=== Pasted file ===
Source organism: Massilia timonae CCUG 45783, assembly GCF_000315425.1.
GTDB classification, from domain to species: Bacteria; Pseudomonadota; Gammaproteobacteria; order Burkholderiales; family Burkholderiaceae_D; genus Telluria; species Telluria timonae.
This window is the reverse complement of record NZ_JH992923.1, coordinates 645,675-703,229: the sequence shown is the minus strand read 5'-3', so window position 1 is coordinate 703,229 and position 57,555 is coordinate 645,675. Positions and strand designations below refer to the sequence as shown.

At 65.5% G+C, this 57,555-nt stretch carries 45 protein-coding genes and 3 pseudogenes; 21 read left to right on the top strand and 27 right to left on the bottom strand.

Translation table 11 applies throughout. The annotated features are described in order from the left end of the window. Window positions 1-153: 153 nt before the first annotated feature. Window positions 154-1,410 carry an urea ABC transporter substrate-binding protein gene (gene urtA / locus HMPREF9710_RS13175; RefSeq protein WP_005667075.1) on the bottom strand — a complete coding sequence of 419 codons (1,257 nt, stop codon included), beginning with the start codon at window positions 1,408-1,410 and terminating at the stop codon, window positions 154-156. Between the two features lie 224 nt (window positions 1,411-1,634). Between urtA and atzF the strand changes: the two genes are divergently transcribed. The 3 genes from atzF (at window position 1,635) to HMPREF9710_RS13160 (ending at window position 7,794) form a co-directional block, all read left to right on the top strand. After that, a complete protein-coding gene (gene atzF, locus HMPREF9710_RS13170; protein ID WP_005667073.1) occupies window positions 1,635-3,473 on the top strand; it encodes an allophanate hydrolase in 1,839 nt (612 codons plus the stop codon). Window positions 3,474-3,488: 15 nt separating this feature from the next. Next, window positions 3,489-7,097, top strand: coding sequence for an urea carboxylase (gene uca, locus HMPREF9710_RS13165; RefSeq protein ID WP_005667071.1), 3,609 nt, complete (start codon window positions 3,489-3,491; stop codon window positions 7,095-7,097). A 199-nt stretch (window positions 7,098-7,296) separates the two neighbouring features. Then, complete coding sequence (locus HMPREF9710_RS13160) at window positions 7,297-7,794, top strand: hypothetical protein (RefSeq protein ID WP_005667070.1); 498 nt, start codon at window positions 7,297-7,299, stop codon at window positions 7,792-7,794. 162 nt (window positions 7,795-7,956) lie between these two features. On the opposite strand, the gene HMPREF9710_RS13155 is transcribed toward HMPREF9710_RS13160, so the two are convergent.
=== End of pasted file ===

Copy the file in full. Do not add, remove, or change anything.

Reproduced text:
Source organism: Massilia timonae CCUG 45783, assembly GCF_000315425.1.
GTDB classification, from domain to species: Bacteria; Pseudomonadota; Gammaproteobacteria; order Burkholderiales; family Burkholderiaceae_D; genus Telluria; species Telluria timonae.
This window is the reverse complement of record NZ_JH992923.1, coordinates 645,675-703,229: the sequence shown is the minus strand read 5'-3', so window position 1 is coordinate 703,229 and position 57,555 is coordinate 645,675. Positions and strand designations below refer to the sequence as shown.

At 65.5% G+C, this 57,555-nt stretch carries 45 protein-coding genes and 3 pseudogenes; 21 read left to right on the top strand and 27 right to left on the bottom strand.

Translation table 11 applies throughout. The annotated features are described in order from the left end of the window. Window positions 1-153: 153 nt before the first annotated feature. Window positions 154-1,410 carry an urea ABC transporter substrate-binding protein gene (gene urtA / locus HMPREF9710_RS13175; RefSeq protein WP_005667075.1) on the bottom strand — a complete coding sequence of 419 codons (1,257 nt, stop codon included), beginning with the start codon at window positions 1,408-1,410 and terminating at the stop codon, window positions 154-156. Between the two features lie 224 nt (window positions 1,411-1,634). Between urtA and atzF the strand changes: the two genes are divergently transcribed. The 3 genes from atzF (at window position 1,635) to HMPREF9710_RS13160 (ending at window position 7,794) form a co-directional block, all read left to right on the top strand. After that, a complete protein-coding gene (gene atzF, locus HMPREF9710_RS13170; protein ID WP_005667073.1) occupies window positions 1,635-3,473 on the top strand; it encodes an allophanate hydrolase in 1,839 nt (612 codons plus the stop codon). Window positions 3,474-3,488: 15 nt separating this feature from the next. Next, window positions 3,489-7,097, top strand: coding sequence for an urea carboxylase (gene uca, locus HMPREF9710_RS13165; RefSeq protein ID WP_005667071.1), 3,609 nt, complete (start codon window positions 3,489-3,491; stop codon window positions 7,095-7,097). A 199-nt stretch (window positions 7,098-7,296) separates the two neighbouring features. Then, complete coding sequence (locus HMPREF9710_RS13160) at window positions 7,297-7,794, top strand: hypothetical protein (RefSeq protein ID WP_005667070.1); 498 nt, start codon at window positions 7,297-7,299, stop codon at window positions 7,792-7,794. 162 nt (window positions 7,795-7,956) lie between these two features. On the opposite strand, the gene HMPREF9710_RS13155 is transcribed toward HMPREF9710_RS13160, so the two are convergent.